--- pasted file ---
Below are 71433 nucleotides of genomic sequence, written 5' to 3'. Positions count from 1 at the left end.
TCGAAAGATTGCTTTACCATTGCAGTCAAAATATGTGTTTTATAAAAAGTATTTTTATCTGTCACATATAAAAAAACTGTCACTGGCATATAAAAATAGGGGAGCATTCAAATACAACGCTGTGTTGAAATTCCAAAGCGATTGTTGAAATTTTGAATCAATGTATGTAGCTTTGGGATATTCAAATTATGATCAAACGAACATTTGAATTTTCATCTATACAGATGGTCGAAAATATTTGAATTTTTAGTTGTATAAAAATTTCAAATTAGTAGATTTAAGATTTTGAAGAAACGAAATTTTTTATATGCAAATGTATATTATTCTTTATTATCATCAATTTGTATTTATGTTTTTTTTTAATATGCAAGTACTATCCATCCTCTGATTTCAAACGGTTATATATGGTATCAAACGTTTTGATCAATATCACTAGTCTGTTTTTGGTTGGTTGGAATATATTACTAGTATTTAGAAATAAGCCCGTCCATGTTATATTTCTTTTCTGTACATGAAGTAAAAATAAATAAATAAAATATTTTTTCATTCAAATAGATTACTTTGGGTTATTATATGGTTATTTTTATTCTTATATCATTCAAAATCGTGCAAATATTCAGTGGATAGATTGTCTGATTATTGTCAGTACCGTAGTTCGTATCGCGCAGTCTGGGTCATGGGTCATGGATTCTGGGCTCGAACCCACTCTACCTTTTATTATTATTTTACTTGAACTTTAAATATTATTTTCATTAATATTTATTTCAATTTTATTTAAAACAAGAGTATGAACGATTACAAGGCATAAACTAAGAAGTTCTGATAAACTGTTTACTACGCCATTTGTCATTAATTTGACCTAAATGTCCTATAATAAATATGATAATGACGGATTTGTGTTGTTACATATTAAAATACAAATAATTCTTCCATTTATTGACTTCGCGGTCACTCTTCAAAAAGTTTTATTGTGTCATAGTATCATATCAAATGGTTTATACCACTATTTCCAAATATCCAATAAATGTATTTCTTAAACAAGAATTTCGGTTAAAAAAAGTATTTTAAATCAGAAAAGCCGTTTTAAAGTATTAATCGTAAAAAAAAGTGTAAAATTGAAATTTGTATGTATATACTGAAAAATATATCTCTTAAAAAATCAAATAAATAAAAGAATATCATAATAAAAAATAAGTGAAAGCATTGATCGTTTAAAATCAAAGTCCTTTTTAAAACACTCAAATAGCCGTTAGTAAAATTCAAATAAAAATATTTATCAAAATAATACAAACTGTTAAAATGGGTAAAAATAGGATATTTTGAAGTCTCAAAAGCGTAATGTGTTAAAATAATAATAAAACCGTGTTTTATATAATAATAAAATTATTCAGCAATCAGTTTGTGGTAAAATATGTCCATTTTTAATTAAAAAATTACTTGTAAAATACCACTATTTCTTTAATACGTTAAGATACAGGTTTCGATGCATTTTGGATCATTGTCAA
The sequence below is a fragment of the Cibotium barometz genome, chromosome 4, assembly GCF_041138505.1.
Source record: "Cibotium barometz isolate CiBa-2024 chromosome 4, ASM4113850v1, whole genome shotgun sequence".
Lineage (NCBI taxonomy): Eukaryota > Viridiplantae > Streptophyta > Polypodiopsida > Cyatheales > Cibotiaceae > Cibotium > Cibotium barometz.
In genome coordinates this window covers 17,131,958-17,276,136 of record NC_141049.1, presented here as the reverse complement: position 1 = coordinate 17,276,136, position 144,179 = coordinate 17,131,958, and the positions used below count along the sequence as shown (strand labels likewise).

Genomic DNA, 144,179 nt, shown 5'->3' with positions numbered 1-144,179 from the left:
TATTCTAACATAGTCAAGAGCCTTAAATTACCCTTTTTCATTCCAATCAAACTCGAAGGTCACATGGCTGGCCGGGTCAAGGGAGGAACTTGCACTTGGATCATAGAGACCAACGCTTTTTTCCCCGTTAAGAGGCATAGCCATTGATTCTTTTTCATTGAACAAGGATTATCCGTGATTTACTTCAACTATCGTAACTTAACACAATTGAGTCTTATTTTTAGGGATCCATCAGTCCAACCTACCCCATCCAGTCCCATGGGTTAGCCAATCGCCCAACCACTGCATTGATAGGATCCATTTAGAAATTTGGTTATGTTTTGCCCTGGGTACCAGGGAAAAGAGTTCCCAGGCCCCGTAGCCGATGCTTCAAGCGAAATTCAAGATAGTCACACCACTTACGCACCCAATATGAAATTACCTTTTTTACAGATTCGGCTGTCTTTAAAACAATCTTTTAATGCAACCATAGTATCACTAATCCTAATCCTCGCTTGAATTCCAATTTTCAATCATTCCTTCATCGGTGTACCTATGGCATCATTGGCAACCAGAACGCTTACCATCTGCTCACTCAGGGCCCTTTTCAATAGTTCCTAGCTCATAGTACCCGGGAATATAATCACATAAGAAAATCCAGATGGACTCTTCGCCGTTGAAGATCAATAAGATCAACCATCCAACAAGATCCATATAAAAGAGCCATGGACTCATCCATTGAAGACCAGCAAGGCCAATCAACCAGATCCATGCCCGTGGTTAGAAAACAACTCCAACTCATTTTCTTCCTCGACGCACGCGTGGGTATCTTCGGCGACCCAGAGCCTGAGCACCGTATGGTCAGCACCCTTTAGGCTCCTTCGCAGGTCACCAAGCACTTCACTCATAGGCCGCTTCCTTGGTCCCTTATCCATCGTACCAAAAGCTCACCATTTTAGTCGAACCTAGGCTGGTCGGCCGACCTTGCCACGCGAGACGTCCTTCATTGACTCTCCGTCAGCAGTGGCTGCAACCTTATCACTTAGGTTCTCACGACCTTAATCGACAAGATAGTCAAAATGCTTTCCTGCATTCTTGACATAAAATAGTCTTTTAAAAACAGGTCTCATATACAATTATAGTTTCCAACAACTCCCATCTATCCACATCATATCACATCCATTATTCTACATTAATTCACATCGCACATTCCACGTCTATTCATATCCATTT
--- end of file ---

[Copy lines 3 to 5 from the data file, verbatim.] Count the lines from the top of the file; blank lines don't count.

The sequence below is a fragment of the Cibotium barometz genome, chromosome 4, assembly GCF_041138505.1.
Source record: "Cibotium barometz isolate CiBa-2024 chromosome 4, ASM4113850v1, whole genome shotgun sequence".
Lineage (NCBI taxonomy): Eukaryota > Viridiplantae > Streptophyta > Polypodiopsida > Cyatheales > Cibotiaceae > Cibotium > Cibotium barometz.